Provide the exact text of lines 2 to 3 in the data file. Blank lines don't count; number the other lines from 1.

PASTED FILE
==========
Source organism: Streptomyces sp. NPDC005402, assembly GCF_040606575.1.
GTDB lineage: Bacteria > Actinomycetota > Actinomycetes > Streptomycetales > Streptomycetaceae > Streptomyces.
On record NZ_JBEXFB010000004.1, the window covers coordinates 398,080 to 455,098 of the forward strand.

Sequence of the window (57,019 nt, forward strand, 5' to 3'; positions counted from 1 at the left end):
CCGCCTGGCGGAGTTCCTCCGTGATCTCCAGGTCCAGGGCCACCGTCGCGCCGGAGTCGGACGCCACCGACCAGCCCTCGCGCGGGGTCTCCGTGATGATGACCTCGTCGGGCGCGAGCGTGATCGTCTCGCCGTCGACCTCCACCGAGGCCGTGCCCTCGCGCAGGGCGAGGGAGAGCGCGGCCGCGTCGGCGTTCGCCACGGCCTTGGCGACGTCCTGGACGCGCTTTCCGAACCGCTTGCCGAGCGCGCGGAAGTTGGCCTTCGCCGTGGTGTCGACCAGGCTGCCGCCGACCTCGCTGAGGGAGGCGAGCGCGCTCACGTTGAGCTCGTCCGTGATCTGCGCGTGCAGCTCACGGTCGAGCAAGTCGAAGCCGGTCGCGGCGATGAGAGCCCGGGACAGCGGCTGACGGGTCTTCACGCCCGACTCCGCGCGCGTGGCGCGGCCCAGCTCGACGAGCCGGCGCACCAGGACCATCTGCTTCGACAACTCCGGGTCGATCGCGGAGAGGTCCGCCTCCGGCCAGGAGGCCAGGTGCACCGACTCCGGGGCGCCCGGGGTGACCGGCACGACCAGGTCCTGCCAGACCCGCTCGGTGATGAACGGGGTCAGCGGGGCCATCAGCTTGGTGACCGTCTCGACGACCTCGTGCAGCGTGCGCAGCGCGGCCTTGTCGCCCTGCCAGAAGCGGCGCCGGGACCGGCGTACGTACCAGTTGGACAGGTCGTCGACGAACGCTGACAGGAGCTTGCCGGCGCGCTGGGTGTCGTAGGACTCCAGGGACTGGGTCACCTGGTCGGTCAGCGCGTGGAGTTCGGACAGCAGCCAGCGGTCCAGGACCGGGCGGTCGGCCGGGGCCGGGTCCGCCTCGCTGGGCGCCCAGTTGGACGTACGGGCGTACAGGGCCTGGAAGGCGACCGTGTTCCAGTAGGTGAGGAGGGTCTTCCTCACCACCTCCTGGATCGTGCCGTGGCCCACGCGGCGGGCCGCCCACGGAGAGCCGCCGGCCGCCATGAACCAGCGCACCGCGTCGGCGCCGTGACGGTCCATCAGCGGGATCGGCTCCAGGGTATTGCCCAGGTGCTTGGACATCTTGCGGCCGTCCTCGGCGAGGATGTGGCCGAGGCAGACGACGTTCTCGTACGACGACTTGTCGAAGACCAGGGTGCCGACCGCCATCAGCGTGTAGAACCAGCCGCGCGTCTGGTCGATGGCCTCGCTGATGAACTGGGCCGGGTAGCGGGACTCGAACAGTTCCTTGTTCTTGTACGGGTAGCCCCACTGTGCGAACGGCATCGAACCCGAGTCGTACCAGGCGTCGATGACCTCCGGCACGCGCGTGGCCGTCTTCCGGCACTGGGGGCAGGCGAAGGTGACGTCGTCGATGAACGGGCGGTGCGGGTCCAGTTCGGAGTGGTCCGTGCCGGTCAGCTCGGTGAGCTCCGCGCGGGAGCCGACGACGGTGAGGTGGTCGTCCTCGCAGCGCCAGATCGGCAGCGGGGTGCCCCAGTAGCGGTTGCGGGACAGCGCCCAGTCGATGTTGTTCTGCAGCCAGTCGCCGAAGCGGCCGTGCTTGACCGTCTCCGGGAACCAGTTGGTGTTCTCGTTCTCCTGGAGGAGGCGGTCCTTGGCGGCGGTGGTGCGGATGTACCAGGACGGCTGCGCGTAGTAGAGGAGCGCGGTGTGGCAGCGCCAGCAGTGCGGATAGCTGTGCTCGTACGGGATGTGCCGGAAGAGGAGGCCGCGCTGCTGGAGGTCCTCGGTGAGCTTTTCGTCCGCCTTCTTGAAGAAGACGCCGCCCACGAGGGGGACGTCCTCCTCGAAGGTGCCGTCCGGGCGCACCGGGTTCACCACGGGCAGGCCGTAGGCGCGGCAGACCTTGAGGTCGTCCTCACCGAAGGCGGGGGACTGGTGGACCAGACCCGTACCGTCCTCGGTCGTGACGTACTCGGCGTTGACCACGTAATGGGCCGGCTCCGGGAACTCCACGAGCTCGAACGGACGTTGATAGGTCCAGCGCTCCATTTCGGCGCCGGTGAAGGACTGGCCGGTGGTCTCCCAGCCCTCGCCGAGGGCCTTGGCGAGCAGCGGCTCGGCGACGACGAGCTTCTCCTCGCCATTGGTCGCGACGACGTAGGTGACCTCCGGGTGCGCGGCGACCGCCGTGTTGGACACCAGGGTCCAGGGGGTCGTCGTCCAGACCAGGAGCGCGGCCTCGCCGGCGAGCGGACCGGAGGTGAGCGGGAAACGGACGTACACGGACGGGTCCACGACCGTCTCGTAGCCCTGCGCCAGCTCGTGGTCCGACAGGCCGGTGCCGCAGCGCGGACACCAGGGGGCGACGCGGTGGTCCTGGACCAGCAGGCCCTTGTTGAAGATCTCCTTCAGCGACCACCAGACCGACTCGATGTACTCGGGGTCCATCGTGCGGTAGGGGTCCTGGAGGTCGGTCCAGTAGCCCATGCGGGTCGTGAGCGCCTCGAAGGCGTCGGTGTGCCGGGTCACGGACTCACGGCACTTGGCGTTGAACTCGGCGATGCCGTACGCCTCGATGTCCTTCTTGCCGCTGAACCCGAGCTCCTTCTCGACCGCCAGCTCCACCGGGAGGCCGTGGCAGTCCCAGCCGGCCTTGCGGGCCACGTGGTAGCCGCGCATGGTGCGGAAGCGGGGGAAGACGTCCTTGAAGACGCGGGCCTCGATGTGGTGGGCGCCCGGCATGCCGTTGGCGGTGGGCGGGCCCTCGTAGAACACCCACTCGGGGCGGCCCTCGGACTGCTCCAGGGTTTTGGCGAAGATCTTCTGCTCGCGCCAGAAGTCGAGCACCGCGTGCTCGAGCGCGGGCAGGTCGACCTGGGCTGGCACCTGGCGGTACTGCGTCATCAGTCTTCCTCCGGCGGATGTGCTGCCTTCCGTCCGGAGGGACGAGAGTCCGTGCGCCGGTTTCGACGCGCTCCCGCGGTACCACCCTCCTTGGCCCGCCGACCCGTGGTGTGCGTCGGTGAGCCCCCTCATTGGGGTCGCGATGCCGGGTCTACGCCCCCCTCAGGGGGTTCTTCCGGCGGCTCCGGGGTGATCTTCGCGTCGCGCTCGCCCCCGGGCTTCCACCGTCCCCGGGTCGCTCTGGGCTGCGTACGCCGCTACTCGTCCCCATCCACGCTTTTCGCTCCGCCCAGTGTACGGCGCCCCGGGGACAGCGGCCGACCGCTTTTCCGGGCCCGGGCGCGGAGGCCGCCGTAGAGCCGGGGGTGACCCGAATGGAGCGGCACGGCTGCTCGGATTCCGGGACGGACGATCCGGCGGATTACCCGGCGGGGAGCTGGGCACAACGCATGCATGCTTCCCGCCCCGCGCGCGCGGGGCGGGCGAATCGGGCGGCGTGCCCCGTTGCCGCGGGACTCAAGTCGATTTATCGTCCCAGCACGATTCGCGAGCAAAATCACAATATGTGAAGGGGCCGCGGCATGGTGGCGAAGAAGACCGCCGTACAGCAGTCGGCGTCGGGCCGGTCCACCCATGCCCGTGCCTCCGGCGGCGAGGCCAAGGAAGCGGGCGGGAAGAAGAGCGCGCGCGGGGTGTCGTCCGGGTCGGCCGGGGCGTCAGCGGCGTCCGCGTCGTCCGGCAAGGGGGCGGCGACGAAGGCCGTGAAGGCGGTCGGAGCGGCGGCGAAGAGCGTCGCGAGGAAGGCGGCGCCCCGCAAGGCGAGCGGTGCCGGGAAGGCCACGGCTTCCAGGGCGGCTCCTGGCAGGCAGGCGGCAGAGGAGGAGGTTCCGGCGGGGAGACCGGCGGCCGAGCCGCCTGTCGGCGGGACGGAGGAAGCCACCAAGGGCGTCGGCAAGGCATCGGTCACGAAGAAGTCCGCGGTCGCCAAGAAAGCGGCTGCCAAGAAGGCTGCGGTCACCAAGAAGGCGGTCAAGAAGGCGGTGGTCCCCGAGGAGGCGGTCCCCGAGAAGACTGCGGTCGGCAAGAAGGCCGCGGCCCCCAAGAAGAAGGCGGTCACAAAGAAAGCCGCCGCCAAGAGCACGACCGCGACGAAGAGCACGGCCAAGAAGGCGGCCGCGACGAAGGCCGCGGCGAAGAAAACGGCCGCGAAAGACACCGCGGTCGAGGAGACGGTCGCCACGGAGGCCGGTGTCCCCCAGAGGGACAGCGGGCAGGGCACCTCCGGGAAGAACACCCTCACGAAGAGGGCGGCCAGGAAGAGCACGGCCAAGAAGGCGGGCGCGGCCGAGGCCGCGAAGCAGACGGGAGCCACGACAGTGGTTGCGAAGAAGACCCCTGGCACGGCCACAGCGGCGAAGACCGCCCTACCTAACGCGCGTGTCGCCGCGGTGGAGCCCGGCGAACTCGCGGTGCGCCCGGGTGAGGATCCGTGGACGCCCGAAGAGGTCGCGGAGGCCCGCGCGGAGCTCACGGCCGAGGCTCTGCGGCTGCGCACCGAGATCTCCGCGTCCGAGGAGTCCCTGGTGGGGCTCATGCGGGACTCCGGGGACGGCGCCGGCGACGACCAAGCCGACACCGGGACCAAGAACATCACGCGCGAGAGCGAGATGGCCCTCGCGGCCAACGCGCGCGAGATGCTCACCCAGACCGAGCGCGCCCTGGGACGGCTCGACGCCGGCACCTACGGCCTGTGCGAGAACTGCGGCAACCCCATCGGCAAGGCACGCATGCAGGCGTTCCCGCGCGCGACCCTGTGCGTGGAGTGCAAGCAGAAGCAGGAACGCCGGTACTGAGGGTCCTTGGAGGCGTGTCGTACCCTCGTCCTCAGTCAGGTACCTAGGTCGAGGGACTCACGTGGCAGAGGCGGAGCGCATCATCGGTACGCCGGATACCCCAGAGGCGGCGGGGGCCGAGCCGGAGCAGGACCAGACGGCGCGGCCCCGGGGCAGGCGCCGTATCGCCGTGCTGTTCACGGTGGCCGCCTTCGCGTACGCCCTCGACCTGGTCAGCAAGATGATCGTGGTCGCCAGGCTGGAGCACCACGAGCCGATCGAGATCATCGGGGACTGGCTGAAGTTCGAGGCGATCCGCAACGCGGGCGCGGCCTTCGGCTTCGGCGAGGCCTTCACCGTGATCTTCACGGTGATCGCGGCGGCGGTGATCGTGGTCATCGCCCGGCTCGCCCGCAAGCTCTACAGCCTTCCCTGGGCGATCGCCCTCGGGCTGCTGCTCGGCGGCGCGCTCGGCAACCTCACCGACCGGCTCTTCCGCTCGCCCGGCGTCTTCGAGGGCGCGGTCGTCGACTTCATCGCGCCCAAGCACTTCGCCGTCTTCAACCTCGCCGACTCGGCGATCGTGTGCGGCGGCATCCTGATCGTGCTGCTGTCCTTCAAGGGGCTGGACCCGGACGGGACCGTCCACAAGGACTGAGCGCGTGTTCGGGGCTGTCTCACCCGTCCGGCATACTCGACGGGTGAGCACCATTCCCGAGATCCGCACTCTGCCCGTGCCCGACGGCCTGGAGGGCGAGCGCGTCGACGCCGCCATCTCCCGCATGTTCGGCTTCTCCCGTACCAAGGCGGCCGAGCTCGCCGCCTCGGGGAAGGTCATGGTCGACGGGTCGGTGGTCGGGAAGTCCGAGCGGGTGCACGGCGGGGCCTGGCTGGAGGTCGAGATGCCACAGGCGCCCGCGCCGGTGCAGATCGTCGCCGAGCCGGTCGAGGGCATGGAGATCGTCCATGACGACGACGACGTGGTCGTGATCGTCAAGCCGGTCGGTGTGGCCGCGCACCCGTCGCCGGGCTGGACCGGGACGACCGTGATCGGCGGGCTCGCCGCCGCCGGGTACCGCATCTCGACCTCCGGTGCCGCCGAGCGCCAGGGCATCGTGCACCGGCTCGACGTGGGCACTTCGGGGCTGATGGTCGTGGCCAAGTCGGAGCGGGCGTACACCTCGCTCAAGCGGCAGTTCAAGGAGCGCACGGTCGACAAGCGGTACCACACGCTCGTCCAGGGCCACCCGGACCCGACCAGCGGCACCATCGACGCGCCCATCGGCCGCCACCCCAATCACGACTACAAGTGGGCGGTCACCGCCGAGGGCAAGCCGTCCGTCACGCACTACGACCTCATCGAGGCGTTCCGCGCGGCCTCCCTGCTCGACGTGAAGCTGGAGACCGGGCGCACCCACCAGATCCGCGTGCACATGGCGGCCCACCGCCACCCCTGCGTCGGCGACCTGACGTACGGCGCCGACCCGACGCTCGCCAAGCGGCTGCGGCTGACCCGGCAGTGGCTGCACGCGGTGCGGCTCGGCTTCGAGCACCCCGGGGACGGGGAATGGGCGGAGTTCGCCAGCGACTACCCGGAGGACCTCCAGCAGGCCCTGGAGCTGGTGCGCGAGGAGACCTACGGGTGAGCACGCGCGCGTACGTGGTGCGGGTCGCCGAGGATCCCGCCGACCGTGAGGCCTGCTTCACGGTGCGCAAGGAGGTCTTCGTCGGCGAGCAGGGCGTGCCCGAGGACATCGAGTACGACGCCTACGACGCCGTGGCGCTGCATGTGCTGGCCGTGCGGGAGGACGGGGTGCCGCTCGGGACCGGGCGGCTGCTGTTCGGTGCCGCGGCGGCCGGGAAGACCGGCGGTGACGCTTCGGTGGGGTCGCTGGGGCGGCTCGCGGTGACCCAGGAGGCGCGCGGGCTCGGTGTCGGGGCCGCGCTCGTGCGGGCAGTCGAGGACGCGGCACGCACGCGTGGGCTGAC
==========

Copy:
GTDB lineage: Bacteria > Actinomycetota > Actinomycetes > Streptomycetales > Streptomycetaceae > Streptomyces.
On record NZ_JBEXFB010000004.1, the window covers coordinates 398,080 to 455,098 of the forward strand.